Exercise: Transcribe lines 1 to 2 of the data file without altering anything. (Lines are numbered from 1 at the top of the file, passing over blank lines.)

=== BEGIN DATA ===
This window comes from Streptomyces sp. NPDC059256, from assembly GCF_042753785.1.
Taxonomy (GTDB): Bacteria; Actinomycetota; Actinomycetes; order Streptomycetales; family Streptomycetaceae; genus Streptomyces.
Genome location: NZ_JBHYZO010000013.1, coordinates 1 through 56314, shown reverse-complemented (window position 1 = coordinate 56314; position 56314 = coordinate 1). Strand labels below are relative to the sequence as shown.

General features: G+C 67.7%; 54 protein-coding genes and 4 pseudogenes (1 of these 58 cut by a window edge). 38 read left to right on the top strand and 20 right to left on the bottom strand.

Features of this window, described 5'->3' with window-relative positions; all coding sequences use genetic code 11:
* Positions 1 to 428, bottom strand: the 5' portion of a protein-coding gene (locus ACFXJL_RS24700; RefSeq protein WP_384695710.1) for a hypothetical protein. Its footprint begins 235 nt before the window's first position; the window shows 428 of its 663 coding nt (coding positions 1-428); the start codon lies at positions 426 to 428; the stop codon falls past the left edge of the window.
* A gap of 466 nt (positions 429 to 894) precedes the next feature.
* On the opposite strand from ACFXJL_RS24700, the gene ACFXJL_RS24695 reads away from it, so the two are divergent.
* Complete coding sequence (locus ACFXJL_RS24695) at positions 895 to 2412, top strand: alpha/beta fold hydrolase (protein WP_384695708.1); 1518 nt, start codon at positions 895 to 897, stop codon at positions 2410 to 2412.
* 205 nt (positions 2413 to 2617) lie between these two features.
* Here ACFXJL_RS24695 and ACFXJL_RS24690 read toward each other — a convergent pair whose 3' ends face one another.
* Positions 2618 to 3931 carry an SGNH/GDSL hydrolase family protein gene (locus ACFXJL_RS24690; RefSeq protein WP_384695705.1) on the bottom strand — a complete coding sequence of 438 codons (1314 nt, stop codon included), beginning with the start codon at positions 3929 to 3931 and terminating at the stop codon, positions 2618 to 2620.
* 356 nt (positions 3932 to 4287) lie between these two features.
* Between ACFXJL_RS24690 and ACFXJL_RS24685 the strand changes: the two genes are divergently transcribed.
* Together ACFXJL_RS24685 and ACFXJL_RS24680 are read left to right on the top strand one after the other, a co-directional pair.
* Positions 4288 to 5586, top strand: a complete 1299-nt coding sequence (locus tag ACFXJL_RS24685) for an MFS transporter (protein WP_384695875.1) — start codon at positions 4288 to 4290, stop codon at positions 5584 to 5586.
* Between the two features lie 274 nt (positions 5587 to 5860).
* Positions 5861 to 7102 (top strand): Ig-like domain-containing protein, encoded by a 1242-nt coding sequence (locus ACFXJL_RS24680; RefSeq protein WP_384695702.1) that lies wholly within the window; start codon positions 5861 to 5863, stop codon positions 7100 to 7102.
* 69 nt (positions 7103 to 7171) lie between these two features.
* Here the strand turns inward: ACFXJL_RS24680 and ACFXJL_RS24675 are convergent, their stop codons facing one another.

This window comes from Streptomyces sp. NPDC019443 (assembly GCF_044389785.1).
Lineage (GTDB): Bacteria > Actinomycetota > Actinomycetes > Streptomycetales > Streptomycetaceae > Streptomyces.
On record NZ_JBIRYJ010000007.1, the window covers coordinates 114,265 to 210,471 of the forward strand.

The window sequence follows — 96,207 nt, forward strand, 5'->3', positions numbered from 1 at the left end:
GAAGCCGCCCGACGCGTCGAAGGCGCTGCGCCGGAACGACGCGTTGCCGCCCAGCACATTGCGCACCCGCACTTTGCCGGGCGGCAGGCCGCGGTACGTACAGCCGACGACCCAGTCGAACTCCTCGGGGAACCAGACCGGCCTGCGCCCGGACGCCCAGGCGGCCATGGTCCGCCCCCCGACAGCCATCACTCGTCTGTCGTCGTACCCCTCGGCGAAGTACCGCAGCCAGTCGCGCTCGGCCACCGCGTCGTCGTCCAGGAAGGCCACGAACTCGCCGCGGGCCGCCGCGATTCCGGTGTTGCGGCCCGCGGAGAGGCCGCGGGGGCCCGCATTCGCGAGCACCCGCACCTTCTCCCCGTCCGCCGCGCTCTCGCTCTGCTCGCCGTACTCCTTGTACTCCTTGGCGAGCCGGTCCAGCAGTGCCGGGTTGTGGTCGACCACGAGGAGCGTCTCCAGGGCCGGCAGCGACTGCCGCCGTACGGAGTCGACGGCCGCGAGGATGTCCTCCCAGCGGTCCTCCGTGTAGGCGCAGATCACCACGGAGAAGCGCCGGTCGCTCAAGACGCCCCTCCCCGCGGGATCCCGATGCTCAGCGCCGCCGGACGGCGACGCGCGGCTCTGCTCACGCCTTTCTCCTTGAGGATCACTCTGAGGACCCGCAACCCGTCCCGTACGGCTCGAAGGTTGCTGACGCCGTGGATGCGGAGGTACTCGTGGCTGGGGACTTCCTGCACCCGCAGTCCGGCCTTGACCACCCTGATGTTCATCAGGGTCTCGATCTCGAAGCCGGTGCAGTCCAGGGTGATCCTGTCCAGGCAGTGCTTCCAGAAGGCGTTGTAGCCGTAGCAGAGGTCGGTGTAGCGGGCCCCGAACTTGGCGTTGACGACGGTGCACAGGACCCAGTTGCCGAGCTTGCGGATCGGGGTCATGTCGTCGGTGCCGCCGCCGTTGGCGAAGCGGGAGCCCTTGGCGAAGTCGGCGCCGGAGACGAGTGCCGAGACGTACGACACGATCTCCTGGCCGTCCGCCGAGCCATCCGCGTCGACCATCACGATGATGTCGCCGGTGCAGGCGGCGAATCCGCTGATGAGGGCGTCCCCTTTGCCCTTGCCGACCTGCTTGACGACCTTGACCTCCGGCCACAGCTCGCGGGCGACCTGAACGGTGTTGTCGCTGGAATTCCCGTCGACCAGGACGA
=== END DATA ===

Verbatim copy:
This window comes from Streptomyces sp. NPDC059256, from assembly GCF_042753785.1.
Taxonomy (GTDB): Bacteria; Actinomycetota; Actinomycetes; order Streptomycetales; family Streptomycetaceae; genus Streptomyces.